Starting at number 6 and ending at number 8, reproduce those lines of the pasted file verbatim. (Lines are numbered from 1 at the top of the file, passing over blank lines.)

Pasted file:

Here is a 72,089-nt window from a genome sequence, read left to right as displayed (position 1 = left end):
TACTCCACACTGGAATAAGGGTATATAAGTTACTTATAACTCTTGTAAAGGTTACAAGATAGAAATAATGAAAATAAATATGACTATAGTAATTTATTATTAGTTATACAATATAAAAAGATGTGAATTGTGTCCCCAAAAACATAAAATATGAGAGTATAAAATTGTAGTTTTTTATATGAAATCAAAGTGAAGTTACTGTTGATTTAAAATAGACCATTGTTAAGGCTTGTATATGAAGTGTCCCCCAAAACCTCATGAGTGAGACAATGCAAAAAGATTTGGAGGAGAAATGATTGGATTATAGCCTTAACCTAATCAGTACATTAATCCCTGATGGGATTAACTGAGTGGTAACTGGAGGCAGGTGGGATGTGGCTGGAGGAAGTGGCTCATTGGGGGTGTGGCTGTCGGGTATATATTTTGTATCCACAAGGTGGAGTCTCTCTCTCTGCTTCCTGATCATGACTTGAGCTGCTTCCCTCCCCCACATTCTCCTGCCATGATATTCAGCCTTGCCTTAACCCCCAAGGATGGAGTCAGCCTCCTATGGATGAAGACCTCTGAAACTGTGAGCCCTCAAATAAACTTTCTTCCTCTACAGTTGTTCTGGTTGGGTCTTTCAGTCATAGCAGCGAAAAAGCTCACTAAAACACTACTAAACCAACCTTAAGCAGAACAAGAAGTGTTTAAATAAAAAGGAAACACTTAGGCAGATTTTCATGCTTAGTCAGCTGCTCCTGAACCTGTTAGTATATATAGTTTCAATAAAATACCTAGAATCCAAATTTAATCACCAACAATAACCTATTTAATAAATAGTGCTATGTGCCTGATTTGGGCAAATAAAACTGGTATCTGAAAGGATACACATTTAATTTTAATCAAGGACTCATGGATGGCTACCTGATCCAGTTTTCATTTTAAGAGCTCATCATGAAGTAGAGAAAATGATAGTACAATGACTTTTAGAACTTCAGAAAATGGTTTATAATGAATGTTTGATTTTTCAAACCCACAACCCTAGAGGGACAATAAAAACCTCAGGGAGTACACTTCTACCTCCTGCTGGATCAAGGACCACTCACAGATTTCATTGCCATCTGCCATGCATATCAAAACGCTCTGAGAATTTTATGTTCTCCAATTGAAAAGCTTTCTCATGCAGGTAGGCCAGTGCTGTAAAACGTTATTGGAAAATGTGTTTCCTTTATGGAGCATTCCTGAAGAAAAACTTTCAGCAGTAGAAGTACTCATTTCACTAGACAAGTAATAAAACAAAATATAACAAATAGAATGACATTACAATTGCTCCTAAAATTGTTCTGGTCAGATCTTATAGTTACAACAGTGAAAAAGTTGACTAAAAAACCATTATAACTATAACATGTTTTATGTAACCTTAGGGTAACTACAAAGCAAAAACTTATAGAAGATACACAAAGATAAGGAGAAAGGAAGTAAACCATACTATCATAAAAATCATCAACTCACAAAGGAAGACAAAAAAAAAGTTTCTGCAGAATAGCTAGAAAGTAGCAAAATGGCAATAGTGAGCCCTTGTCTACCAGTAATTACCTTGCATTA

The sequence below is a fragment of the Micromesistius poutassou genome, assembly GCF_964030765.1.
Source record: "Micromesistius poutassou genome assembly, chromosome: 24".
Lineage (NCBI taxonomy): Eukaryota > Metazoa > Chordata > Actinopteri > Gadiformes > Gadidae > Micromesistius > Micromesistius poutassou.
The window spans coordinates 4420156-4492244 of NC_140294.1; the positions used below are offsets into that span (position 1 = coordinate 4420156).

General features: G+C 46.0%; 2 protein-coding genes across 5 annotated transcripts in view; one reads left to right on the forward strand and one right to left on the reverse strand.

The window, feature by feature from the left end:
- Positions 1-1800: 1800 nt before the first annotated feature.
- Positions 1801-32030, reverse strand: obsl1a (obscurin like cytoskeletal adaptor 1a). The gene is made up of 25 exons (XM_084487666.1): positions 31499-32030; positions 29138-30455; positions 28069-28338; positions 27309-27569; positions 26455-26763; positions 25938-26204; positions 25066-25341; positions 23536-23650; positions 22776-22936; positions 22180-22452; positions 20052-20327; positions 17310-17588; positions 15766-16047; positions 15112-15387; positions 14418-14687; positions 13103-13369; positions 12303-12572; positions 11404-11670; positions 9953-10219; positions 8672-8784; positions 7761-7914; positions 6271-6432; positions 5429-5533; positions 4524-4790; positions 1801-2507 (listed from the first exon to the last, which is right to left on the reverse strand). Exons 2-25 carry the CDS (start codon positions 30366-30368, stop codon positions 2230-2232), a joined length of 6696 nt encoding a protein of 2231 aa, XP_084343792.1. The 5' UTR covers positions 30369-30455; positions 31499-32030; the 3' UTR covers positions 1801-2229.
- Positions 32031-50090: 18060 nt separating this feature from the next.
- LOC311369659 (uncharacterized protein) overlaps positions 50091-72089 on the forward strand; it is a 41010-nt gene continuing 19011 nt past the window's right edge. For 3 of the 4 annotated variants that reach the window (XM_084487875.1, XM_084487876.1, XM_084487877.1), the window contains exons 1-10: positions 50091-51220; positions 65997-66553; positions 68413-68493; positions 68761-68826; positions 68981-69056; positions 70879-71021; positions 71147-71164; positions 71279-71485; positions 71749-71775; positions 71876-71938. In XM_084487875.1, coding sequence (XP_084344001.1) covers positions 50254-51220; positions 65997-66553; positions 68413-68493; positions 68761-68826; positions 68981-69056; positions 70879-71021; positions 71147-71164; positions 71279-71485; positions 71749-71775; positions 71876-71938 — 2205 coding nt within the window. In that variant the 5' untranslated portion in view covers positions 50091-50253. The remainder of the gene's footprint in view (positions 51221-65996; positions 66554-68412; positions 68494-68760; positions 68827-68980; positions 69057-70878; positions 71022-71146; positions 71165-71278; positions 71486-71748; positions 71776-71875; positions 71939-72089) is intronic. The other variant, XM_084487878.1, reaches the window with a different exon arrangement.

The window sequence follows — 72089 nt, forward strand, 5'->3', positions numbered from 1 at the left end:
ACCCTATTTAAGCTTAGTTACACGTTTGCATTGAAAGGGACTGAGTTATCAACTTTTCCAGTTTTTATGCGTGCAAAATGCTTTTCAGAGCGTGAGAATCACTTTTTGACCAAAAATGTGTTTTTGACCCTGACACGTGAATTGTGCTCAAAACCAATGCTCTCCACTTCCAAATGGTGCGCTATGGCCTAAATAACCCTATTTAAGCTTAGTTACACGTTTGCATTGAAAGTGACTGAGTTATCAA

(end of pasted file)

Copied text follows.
The window spans coordinates 4420156-4492244 of NC_140294.1; the positions used below are offsets into that span (position 1 = coordinate 4420156).

General features: G+C 46.0%; 2 protein-coding genes across 5 annotated transcripts in view; one reads left to right on the forward strand and one right to left on the reverse strand.

The window, feature by feature from the left end: